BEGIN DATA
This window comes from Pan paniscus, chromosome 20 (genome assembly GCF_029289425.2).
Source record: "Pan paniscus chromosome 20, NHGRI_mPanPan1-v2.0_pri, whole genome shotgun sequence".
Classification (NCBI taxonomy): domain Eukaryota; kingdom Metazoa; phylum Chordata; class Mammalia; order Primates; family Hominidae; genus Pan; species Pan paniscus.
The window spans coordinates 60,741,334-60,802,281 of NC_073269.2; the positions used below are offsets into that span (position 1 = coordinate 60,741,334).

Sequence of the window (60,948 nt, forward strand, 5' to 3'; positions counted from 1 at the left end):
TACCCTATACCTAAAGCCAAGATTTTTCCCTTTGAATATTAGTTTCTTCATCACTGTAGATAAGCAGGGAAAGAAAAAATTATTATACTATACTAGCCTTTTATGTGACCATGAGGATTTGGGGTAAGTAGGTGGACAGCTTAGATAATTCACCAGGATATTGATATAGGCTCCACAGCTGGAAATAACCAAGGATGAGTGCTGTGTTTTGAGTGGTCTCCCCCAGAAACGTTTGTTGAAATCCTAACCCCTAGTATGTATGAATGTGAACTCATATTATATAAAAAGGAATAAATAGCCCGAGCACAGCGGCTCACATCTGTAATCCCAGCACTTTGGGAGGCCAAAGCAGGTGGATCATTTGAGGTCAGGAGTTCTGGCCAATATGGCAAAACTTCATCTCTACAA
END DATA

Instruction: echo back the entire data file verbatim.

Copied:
This window comes from Pan paniscus, chromosome 20 (genome assembly GCF_029289425.2).
Source record: "Pan paniscus chromosome 20, NHGRI_mPanPan1-v2.0_pri, whole genome shotgun sequence".
Classification (NCBI taxonomy): domain Eukaryota; kingdom Metazoa; phylum Chordata; class Mammalia; order Primates; family Hominidae; genus Pan; species Pan paniscus.
The window spans coordinates 60,741,334-60,802,281 of NC_073269.2; the positions used below are offsets into that span (position 1 = coordinate 60,741,334).

Sequence of the window (60,948 nt, forward strand, 5' to 3'; positions counted from 1 at the left end):
TACCCTATACCTAAAGCCAAGATTTTTCCCTTTGAATATTAGTTTCTTCATCACTGTAGATAAGCAGGGAAAGAAAAAATTATTATACTATACTAGCCTTTTATGTGACCATGAGGATTTGGGGTAAGTAGGTGGACAGCTTAGATAATTCACCAGGATATTGATATAGGCTCCACAGCTGGAAATAACCAAGGATGAGTGCTGTGTTTTGAGTGGTCTCCCCCAGAAACGTTTGTTGAAATCCTAACCCCTAGTATGTATGAATGTGAACTCATATTATATAAAAAGGAATAAATAGCCCGAGCACAGCGGCTCACATCTGTAATCCCAGCACTTTGGGAGGCCAAAGCAGGTGGATCATTTGAGGTCAGGAGTTCTGGCCAATATGGCAAAACTTCATCTCTACAA